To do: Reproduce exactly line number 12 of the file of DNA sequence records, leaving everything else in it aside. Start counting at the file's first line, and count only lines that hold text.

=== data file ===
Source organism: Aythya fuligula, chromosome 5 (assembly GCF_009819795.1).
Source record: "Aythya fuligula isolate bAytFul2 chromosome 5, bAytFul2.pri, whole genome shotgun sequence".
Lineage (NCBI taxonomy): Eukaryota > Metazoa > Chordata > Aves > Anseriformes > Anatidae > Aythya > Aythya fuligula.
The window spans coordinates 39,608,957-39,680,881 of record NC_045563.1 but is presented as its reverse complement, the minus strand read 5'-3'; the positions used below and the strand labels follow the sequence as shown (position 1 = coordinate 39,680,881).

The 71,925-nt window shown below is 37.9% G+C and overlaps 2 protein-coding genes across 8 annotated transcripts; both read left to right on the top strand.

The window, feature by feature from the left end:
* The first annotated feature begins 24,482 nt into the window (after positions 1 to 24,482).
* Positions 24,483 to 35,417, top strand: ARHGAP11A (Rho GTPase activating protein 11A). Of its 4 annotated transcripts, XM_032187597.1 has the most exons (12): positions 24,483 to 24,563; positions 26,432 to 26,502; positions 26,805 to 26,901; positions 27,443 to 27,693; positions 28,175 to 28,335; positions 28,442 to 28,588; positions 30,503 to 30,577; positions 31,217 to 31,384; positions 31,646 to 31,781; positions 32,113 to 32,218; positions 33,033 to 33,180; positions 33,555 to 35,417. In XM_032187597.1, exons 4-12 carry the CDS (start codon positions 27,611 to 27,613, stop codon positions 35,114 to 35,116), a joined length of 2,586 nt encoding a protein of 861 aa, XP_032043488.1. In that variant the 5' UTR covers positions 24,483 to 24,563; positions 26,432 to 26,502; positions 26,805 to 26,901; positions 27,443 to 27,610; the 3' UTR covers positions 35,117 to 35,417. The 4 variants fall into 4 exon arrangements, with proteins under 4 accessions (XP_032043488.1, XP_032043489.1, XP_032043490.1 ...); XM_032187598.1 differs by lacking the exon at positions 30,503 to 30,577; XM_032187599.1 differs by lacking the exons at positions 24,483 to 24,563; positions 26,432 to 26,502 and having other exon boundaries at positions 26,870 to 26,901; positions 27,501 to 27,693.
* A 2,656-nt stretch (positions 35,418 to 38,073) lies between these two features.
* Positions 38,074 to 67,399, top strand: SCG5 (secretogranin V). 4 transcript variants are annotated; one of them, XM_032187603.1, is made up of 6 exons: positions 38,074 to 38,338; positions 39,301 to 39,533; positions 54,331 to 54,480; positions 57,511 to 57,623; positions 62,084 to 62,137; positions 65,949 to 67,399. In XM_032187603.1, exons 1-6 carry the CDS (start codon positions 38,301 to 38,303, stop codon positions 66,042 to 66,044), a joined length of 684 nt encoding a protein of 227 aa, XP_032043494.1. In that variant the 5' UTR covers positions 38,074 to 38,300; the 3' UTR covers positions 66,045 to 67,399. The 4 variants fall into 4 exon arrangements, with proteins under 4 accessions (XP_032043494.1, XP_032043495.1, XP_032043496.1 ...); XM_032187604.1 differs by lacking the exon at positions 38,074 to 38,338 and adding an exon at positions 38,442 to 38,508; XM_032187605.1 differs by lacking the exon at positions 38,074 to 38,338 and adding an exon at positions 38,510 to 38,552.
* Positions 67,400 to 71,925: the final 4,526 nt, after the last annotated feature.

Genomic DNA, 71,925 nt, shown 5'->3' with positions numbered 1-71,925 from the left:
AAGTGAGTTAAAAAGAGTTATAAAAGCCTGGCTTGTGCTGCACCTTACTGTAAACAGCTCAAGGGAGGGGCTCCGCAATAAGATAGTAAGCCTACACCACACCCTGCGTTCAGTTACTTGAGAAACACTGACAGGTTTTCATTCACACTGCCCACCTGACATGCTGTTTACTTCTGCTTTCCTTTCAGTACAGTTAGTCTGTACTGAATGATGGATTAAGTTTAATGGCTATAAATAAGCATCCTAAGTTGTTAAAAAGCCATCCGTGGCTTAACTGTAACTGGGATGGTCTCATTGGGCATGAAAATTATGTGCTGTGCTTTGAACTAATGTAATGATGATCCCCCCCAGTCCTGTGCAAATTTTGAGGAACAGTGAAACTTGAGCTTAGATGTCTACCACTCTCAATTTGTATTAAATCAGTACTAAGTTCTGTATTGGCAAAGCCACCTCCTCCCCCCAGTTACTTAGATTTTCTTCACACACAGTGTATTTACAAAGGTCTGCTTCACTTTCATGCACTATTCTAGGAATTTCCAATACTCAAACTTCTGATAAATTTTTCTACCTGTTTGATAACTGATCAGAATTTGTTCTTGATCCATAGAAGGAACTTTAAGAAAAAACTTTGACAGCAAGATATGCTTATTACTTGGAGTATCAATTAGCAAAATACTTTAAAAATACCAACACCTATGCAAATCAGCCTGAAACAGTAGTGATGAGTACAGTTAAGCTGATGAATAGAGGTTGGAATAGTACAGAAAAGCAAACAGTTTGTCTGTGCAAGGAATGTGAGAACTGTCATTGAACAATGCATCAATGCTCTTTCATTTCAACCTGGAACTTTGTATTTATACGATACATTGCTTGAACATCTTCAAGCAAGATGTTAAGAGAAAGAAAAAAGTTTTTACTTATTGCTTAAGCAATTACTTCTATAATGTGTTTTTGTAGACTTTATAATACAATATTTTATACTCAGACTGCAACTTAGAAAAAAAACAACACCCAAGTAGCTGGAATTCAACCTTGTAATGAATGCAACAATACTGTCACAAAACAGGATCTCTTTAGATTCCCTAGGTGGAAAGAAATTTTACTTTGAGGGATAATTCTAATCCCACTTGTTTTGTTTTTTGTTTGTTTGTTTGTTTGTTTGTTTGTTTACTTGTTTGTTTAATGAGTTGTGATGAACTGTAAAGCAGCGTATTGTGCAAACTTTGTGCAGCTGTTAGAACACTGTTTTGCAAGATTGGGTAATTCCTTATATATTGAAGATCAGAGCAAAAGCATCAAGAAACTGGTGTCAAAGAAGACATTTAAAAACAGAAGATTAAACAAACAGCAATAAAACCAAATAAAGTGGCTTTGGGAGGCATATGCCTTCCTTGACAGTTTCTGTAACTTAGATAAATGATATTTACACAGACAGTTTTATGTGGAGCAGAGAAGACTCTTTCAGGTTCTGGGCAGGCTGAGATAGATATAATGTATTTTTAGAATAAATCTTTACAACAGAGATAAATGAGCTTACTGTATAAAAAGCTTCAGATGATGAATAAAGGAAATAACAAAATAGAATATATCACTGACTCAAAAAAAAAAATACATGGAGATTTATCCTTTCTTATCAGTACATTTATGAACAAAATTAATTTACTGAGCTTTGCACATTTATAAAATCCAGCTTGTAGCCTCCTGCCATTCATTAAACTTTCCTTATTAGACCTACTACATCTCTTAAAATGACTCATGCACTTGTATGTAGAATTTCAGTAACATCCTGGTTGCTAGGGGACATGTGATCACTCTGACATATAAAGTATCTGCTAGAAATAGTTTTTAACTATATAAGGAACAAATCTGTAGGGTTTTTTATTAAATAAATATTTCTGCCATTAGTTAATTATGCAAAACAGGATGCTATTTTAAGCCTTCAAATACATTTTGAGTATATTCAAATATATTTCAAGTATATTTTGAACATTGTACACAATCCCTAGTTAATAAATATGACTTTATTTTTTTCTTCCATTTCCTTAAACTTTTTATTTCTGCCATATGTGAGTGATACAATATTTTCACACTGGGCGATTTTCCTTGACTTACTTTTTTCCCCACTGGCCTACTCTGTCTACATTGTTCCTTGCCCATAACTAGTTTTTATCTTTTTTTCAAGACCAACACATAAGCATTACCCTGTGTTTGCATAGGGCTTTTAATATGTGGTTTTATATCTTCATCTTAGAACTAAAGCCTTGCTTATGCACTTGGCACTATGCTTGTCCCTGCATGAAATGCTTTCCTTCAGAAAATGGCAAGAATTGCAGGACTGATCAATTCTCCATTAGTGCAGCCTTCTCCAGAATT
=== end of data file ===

Genomic DNA, 71,925 nt, shown 5'->3' with positions numbered 1-71,925 from the left: